In August 2011 the Council of Australian Governments (COAG) signed the historic National Partnerships Agreements which settled that for the first time Australia will implement a single national law to regulate all rail safety, heavy vehicle and commercial shipping operations. The single national law and the establishment of the single national regulators are historic reforms which will enable Australian transport to achieve improved safety outcomes and end the dislocation to business operations caused by differing jurisdiction regulatory regimes. The Department led work to establish the national transport regulators, drafting of the national legislation and co-ordinating the agreement of jurisdictions to the key implementation arrangements to establish the national regimes.
There have been some major achievements in surface transport during 2011–12. In September 2011 the most significant shipping reform package in Australia's maritime history, the Stronger Shipping for a Stronger Economy package, was announced by the Australian Government. This was the culmination of extensive work since 2008 by the Department to implement the Government's shipping policy objectives to revitalise the Australian shipping industry and promote employment by Australians in the maritime industry. The reform package includes tax reforms, a strengthened and simplified regulatory framework, the establishment of the Australian International Shipping Register and the establishment of a Maritime Workforce Development Forum. The new regime came into effect on 1 July 2012.
On 19 June 2012, the Navigation Bill 2012 and the Marine Safety (Domestic Commercial Vessel) National Law Bill 2012 and other associated Bills were passed by the House of Representatives. On 12 September 2012 and 13 September 2012 respectively, the Marine Safety (Domestic Commercial Vessel) National Law Bill 2012 and Navigation Bill 2012 and associated Bills were passed by the Senate. These Bills modernise the Navigation Act 1912 and for the first time enable the Australian Maritime Safety Authority to operate a single national maritime regulatory regime for all domestic and international commercial shipping operations.
The Department played a significant role in improving road safety in 2011–12. The Department chaired meetings of an Australian initiated and led international expert working group developing a global standard to improve vehicle crashworthiness in side impacts with narrow objects. This is a major initiative for future vehicle design.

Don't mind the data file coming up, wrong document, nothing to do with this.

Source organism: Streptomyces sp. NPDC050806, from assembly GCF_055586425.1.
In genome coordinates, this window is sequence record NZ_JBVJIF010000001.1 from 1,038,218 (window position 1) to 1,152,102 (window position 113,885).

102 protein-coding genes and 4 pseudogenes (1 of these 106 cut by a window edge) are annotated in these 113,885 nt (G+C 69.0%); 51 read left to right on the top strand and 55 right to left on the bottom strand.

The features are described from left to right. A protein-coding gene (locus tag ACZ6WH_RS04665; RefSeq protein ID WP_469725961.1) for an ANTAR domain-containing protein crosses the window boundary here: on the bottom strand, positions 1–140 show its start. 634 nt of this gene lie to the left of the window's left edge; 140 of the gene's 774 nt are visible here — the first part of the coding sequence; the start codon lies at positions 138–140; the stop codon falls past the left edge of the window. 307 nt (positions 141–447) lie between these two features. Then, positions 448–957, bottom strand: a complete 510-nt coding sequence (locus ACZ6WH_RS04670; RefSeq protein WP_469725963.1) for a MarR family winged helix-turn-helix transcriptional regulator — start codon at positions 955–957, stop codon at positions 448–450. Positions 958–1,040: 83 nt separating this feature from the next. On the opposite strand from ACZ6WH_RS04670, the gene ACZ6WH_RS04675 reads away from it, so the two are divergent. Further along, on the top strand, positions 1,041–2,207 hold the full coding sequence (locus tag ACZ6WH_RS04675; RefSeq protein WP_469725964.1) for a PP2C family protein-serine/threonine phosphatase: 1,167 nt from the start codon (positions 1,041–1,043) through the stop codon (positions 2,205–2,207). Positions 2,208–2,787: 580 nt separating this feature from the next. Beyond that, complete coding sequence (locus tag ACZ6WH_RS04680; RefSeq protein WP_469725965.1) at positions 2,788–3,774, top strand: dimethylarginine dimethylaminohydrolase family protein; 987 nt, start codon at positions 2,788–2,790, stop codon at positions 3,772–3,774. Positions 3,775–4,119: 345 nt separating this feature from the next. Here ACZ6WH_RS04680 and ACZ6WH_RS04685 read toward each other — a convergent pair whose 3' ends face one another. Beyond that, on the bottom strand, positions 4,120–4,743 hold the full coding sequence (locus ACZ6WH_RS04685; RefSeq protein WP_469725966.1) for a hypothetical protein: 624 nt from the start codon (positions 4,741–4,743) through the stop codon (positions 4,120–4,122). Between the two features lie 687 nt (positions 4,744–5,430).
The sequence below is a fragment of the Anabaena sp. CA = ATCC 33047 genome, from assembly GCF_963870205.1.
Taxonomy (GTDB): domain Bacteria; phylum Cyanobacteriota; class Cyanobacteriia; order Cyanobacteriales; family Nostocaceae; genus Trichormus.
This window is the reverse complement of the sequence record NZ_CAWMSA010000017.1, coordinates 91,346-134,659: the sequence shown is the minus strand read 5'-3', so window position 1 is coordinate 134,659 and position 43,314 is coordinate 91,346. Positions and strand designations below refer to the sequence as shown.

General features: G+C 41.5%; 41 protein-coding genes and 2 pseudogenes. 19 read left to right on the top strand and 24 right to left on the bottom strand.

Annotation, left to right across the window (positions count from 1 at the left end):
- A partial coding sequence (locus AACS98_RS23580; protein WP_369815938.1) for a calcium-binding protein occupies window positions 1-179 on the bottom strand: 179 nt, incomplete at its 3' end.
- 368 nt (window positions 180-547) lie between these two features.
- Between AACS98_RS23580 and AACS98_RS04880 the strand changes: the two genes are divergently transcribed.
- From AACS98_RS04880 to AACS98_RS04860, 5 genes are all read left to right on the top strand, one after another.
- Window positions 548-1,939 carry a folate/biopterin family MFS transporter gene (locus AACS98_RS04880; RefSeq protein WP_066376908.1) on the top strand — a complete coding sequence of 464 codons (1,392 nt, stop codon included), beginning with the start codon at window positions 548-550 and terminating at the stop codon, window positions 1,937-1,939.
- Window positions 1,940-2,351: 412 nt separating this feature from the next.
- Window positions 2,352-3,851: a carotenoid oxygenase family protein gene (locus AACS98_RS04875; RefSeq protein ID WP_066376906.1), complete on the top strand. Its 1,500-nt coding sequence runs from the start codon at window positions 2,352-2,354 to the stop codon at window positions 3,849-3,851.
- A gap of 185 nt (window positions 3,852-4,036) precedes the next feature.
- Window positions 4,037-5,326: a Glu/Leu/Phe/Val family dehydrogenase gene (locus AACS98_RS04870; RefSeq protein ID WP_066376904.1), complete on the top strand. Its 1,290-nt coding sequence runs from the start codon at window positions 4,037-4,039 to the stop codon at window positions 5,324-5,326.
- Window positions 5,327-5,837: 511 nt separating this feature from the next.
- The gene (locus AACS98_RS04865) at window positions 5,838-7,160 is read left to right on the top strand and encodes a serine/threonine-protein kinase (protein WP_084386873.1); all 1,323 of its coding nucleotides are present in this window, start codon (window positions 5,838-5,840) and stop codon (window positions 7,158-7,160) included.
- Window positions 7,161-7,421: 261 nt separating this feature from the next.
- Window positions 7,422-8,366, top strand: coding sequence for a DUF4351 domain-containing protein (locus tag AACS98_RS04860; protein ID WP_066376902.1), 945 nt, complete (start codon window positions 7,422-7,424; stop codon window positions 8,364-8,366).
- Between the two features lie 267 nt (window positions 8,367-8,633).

The Department worked closely with state and territory road safety agencies to implement the National Road Safety Strategy 2011–2020, which is aiming for a 30 per cent reduction in road-crash deaths and serious injuries by 2020.
The Department continued to implement more than 130 initiatives detailed in the Australian Government's Aviation White Paper in 2011–12. Some of the major initiatives completed in 2012 included: the Joint Study on aviation capacity for the Sydney region in the first quarter of 2012; agreement to National Airport Safeguarding Advisory Group (NASAG) Guidelines by the Standing Council on Transport and Infrastructure, in May 2012; and successful negotiation of enhanced international air service agreements with key markets such as Indonesia, India and Japan.
Strategic policy and research
The Policy and Research Division, which includes the Bureau of Infrastructure, Transport and Regional Economics, has identified new and emerging policy challenges facing infrastructure, cities and transport into the future. As well as helping strengthen the Department's strategic policy capability, it has contributed significantly to research across a range of departmental priorities, including the Joint Study on aviation capacity for the Sydney region, the National Road Safety Strategy, and the National Urban Policy.
Looking forward to 2012–13
2012–13 will be another important year for the Department.
We will continue to develop and adapt to the changing environment to ensure we are a leading investment strategy and planning, policy, regulatory, and program and project delivery agency.
We will continue to have a strong people focus and embrace continuous improvement and innovation in our policy development and delivery processes.
Some of the key priorities for the year ahead include: finalising the establishment of single national regulators for maritime safety, rail safety and heavy vehicles; continuing the reform program for maritime safety; completing further work on the aviation capacity for the Sydney region; continuing the second phase high speed rail study; implementing the National Urban Policy; and ensuring Australia is best placed to meet new and emerging threats in transport security.
In addressing such challenges we will build on our policy development and delivery, and strengthen our engagement and partnership with stakeholders and the users of our services.
In terms of addressing and implementing the Australian Government's policy and program initiatives, and in enhancing our ability to continue to do this, 2011–12 was a year of considerable achievement. Our success is a direct reflection of the professionalism and dedication of all employees.
Thank you to all employees for their commitment to deliver the Department's objectives over the past year. I look forward to the year ahead.